Why You Should Embrace Enterprise Mobility In Corporate eLearning
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Embracing Enterprise Mobility In Corporate eLearning: Learners Are Already Mobile, And That Won’t Change

Smartphones continue to dominate the global market. Almost everyone and their dog (as the saying goes) has a smartphone. Just recently Gartner, Inc. estimated that global sales of smartphones the fourth quarter of 2016 grew 7% over the fourth quarter of 2015, amounting to nearly 1.5 billion units sold throughout 2016.

eBook Release: Get a free eBook about The Rise Of Enterprise Mobility In Corporate eLearning
eBook Release
Get a free eBook about The Rise Of Enterprise Mobility In Corporate eLearning
Mobile learning is not an option, it is a prerequisite for every corporate eLearning program.

Although growth in smartphone sales could slightly slow over the next five years according to Business Insider Intelligence estimates, that doesn’t mean people will stop using smartphones. It simply means fewer might purchase smartphones. That could be the result of many factors, including economic impacts, income levels, and the fact users are happy with their existing devices.

Learners Love Their Devices

But what’s currently a key issue is the fact users –in general, but particularly among Millennials– are rarely parted from their smartphones. These devices are always at our sides, and smart L&D leaders have caught on to this and learned to leverage these devices in a way that encourages self-paced, ongoing learning.

Once upon a time Learning and Development leaders viewed learning as mutually exclusive to managing and monitoring devices. In the old model, if employees were on their devices, they were interacting with friends or family, browsing the web, playing games, or watching videos. And, for a while, this might have been true.

Then, all of a sudden, learners had the capacity, through their devices, to accumulate job-related knowledge, onsite, and at the point of need. Things changed. In this sea change –courtesy, in part, to the huge advancements eLearning providers managed to accomplish in delivering LMS portals– learning leaders began to understand that handheld devices could actually be used to help learners learn more efficiently, wherever, whenever, and at the point of need.

Mobility: From Nice-To-Have To A Part Of Doing Business

Mobility in eLearning spent the early 2010s moving from the “nice-to-have” comfort zone to becoming an absolutely essential quality for any company seeking a comprehensive eLearning software vendor worth its weight. In the same way the “cloud-based” offering was an exciting idea in the early 2000s, but is now commonplace among most software vendors, a credible mobile offering is now a must-have for any LMS software vendor under consideration.

Now, nearly half (47%) of organizations use mobile devices as part of their training and eLearning activities, according to Towards Maturity. Also, in 2015, mobile learning was a more than five billion-dollar industry, a number that is expected to exceed $12 billion by the end of 2017, according to Ambient Insight.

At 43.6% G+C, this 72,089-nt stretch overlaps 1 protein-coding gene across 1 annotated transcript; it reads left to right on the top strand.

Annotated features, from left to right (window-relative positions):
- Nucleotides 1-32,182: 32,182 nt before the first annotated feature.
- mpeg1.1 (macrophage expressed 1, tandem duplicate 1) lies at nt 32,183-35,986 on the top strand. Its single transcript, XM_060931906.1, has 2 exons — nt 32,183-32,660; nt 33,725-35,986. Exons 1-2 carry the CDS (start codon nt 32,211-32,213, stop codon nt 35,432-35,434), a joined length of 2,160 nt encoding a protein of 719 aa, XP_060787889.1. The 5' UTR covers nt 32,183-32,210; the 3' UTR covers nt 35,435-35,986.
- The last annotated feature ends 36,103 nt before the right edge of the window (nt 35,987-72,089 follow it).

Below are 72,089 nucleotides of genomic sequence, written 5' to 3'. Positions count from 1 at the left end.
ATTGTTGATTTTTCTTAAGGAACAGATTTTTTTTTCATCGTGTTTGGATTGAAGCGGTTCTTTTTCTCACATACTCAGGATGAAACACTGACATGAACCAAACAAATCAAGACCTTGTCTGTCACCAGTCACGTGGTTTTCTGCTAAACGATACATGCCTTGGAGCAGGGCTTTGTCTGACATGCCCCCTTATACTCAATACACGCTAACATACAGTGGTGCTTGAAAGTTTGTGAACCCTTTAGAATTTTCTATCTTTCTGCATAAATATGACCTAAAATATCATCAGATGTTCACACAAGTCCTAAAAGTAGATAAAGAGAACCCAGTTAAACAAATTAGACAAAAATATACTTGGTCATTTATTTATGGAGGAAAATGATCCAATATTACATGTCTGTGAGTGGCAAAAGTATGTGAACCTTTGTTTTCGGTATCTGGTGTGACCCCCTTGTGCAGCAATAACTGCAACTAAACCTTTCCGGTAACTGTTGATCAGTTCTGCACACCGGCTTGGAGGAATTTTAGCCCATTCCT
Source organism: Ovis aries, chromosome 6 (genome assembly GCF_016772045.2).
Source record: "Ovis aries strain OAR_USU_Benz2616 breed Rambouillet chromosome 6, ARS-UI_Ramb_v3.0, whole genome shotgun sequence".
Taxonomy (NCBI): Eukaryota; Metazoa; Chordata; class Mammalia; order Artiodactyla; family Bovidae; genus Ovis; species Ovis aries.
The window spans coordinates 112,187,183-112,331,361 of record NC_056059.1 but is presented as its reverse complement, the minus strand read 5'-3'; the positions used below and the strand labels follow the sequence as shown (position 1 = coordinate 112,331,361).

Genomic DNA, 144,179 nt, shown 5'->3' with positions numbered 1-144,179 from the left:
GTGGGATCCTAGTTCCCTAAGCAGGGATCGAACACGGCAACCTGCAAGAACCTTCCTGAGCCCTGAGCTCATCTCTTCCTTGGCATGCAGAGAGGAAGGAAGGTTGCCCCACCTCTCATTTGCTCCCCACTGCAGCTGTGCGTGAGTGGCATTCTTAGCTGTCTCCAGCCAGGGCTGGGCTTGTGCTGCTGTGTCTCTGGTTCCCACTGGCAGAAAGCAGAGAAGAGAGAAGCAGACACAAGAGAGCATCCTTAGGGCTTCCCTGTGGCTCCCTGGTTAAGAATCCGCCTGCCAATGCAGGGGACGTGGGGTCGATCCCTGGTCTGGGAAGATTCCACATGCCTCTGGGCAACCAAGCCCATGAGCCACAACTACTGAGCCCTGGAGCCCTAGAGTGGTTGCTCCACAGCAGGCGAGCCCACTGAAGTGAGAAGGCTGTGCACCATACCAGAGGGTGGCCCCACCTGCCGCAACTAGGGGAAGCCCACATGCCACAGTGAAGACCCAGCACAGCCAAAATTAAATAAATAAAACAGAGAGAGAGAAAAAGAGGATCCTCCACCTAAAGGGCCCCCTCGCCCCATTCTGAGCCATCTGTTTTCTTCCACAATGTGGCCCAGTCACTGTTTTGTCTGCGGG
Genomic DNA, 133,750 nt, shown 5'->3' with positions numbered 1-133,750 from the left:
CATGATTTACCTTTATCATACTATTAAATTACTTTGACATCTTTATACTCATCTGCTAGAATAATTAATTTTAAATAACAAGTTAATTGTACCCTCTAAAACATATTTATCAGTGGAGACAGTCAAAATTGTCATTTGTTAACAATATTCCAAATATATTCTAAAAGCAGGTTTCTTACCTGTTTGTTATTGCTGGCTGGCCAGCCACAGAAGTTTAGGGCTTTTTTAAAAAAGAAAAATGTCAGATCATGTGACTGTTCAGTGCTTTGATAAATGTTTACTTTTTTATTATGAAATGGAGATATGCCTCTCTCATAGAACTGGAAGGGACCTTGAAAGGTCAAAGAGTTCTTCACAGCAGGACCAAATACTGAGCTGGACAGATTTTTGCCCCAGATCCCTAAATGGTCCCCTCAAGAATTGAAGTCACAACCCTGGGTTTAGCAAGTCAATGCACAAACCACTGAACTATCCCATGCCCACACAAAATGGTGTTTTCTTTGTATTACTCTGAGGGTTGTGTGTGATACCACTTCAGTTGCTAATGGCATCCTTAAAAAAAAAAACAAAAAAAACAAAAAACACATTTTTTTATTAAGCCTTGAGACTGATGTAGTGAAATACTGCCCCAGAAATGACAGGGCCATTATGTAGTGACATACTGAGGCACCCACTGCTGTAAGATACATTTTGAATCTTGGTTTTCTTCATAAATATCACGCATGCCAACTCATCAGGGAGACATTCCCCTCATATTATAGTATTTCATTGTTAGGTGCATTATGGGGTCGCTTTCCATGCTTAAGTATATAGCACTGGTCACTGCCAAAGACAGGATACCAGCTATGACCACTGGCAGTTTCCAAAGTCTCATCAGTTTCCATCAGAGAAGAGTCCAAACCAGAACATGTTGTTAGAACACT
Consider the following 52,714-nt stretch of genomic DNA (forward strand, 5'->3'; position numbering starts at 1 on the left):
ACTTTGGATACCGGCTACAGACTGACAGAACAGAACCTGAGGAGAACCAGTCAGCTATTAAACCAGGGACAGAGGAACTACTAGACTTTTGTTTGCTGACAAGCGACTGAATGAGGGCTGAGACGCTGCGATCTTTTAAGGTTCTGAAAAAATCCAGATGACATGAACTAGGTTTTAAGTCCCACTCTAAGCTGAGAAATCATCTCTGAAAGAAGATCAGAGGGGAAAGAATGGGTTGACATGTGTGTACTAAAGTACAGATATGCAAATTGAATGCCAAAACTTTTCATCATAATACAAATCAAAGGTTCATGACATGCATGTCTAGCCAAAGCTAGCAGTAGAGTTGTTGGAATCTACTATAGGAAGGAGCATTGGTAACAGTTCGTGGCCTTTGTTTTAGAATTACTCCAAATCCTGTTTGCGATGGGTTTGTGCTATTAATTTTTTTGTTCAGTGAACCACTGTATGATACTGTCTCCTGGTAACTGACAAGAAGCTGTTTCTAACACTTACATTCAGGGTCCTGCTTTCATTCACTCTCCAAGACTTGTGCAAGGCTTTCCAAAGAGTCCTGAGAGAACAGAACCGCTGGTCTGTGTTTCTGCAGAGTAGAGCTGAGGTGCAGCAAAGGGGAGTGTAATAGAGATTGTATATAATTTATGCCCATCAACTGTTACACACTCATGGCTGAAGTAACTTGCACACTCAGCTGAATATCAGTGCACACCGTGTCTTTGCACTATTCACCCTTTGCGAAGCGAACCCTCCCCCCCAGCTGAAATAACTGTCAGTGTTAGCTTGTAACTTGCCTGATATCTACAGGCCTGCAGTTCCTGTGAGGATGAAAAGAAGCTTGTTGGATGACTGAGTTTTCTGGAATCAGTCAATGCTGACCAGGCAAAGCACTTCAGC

Further, the research firm MarketsandMarkets has forecasted that the global mobile learning market will grow from $7.98 billion in 2015 to $37.60 billion by 2020, at a compound annual growth rate (CAGR) of 36.3%. North America is expected to represent the largest market in terms of size, while Europe and Asia-Pacific are expected to experience an increase in market traction during the forecast period.

What’s notable is that Asia is the most vibrant and unique mobile learning market on the planet.

There, mobile learning revenues reached $4.5 billion in 2014 and are expected to increase to $7.7 billion by 2019.

The Inception Of Enterprise Mobility In eLearning

Mobility as a use case became more apparent in other industries before it was realized effectively in eLearning. For example, in Environment, Health, and Safety (EHS), many realized that audits, recordable incidents, and inspections –all of which require checklists– could be executed on the spot with tablets and smartphones whenever EHS incidents and accidents occurred. After all, it was a lot easier to have the information inputted into a system from a device at a point of collection, as opposed to on a piece of paper, which would then be pulled into a spreadsheet, which would then be printed out and put into a binder to collect dust. The paragon of inefficiency.

eLearning took a little longer to jump on the mobility train. But in the last few years –especially with the advent of microlearning– it has become increasingly evident that mobility improves our capacity to get the right information to learners right at the point of need. Also, it helps facilitate what is widely deemed as the most successful mode of approaching L&D in general: The 70:20:10 approach, whereby 70% of knowledge is accumulated through experiential circumstances, 20% is accomplished through social interaction, and 10% resides in the tried and true approach of instructor-led, classroom-based environments. Mobility is assisting the middle component, the 20, enabling learners and experienced folk in the workforce to interact with one another not just at the water cooler, but across social channels as well.

To know more about leveraging mobile learning, download the free eBook Embracing The Mobile Future: Aligning L&D With The Rise Of Enterprise Mobility In Corporate eLearning.

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